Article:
Sophocles’ Oedipus Rex
A study of the work Sophocles’ `Oedipus Rex` focusing on the enlightenment of Oedipus.
This paper reviews the famous story of Oedipus who was destined to kill his father and marry his mother and discusses how his action of evading his fate by leaving Corinth was an attempt to exert his free will and seek truth and enlightenment. It argues that, although Oedipus was intent on pursuing the truth throughout his lifetime, without first realizing his own ignorance it was not possible for him to acquire knowledge and true enlightenment. Oedipus was ignorant of his true parentage. It concludes that by asserting his free will over destiny, Oedipus was, in fact, punishing himself for the one true and courageous act of his lifetime the successful discovery of enlightenment!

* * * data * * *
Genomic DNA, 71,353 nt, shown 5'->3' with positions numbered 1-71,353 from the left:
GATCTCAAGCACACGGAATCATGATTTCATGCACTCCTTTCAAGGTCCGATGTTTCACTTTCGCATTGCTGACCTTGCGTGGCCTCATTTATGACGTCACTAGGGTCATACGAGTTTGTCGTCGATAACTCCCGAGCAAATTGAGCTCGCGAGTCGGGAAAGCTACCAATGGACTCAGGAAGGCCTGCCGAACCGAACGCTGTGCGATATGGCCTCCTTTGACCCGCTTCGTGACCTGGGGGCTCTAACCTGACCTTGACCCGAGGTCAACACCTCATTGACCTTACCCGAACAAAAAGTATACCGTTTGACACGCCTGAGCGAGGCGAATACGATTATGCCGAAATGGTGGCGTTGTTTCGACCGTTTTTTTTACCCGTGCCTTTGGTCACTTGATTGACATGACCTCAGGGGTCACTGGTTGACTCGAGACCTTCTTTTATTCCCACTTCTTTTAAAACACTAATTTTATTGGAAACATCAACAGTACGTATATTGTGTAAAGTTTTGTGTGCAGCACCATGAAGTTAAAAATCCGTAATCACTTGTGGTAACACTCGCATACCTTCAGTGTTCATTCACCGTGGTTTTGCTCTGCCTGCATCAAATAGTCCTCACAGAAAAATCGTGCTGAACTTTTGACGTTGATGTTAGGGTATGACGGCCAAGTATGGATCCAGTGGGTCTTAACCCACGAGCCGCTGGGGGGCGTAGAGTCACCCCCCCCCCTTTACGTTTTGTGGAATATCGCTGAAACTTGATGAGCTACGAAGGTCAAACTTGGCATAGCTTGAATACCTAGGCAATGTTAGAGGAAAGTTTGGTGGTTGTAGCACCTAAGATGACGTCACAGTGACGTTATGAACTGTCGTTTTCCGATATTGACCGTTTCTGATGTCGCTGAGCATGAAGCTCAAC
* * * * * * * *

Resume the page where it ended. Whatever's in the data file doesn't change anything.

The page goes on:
`Although acknowledging the importance of destiny, Greek general thought placed little emphasis on determinism and preferred to portray mankind as possessing free will. In Oedipus Rex, Sophocles addresses both sides of the coin by, on the one hand, stressing the infallibility of the oracle of Apollo, yet also endowing Oedipus with ultimate control over his own actions. It is within this context that the story of Oedipus portrays the tragic plunge of a powerful and wealthy man into the depths of ruin and dishonor. Likewise, Plato, in the Allegory of the Cave and other writings, carefully balances the importance and influence of fate with humankind’s ability to control and steer their path to truth and enlightenment. Although many have raised and examined the similarities which underlie the tale of Oedipus and Plato’s Allegory of the Cave, this paper will propose the view that Plato would have taken, and considers the advice and comment that he may have passed upon Oedipus.`